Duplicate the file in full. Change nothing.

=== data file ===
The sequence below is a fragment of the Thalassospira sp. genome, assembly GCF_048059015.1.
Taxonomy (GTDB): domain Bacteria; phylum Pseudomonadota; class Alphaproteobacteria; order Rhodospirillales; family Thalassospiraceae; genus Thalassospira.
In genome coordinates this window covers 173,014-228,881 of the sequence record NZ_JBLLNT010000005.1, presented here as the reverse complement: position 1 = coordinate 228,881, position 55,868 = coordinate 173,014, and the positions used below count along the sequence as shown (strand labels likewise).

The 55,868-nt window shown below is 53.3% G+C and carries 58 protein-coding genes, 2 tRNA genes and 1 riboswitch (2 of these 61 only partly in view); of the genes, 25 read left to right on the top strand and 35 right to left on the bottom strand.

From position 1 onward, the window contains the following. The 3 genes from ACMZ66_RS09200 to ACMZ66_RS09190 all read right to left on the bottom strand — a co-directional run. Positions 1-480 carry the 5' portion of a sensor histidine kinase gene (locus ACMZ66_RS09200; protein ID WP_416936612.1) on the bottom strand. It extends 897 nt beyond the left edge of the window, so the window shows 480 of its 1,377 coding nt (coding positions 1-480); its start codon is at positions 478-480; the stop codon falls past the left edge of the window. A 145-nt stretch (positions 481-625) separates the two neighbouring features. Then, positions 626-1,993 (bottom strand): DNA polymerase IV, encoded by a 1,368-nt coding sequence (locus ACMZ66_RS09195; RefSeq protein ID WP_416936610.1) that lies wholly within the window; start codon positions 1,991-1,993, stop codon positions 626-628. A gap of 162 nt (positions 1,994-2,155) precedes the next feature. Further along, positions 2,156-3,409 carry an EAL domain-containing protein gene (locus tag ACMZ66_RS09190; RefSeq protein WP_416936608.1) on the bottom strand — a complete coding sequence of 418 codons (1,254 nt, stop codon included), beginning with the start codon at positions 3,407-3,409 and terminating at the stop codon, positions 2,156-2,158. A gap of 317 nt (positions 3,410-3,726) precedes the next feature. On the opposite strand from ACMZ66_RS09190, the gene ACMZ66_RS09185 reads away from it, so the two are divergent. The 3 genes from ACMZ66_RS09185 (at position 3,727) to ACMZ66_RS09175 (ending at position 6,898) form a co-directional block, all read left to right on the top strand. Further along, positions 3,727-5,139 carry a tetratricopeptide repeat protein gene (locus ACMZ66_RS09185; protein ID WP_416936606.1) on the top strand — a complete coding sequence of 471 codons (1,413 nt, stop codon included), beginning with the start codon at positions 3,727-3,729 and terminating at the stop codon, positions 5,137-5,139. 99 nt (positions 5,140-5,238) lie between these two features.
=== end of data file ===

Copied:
The sequence below is a fragment of the Thalassospira sp. genome, assembly GCF_048059015.1.
Taxonomy (GTDB): domain Bacteria; phylum Pseudomonadota; class Alphaproteobacteria; order Rhodospirillales; family Thalassospiraceae; genus Thalassospira.
In genome coordinates this window covers 173,014-228,881 of the sequence record NZ_JBLLNT010000005.1, presented here as the reverse complement: position 1 = coordinate 228,881, position 55,868 = coordinate 173,014, and the positions used below count along the sequence as shown (strand labels likewise).

The 55,868-nt window shown below is 53.3% G+C and carries 58 protein-coding genes, 2 tRNA genes and 1 riboswitch (2 of these 61 only partly in view); of the genes, 25 read left to right on the top strand and 35 right to left on the bottom strand.

From position 1 onward, the window contains the following. The 3 genes from ACMZ66_RS09200 to ACMZ66_RS09190 all read right to left on the bottom strand — a co-directional run. Positions 1-480 carry the 5' portion of a sensor histidine kinase gene (locus ACMZ66_RS09200; protein ID WP_416936612.1) on the bottom strand. It extends 897 nt beyond the left edge of the window, so the window shows 480 of its 1,377 coding nt (coding positions 1-480); its start codon is at positions 478-480; the stop codon falls past the left edge of the window. A 145-nt stretch (positions 481-625) separates the two neighbouring features. Then, positions 626-1,993 (bottom strand): DNA polymerase IV, encoded by a 1,368-nt coding sequence (locus ACMZ66_RS09195; RefSeq protein ID WP_416936610.1) that lies wholly within the window; start codon positions 1,991-1,993, stop codon positions 626-628. A gap of 162 nt (positions 1,994-2,155) precedes the next feature. Further along, positions 2,156-3,409 carry an EAL domain-containing protein gene (locus tag ACMZ66_RS09190; RefSeq protein WP_416936608.1) on the bottom strand — a complete coding sequence of 418 codons (1,254 nt, stop codon included), beginning with the start codon at positions 3,407-3,409 and terminating at the stop codon, positions 2,156-2,158. A gap of 317 nt (positions 3,410-3,726) precedes the next feature. On the opposite strand from ACMZ66_RS09190, the gene ACMZ66_RS09185 reads away from it, so the two are divergent. The 3 genes from ACMZ66_RS09185 (at position 3,727) to ACMZ66_RS09175 (ending at position 6,898) form a co-directional block, all read left to right on the top strand. Further along, positions 3,727-5,139 carry a tetratricopeptide repeat protein gene (locus ACMZ66_RS09185; protein ID WP_416936606.1) on the top strand — a complete coding sequence of 471 codons (1,413 nt, stop codon included), beginning with the start codon at positions 3,727-3,729 and terminating at the stop codon, positions 5,137-5,139. 99 nt (positions 5,140-5,238) lie between these two features.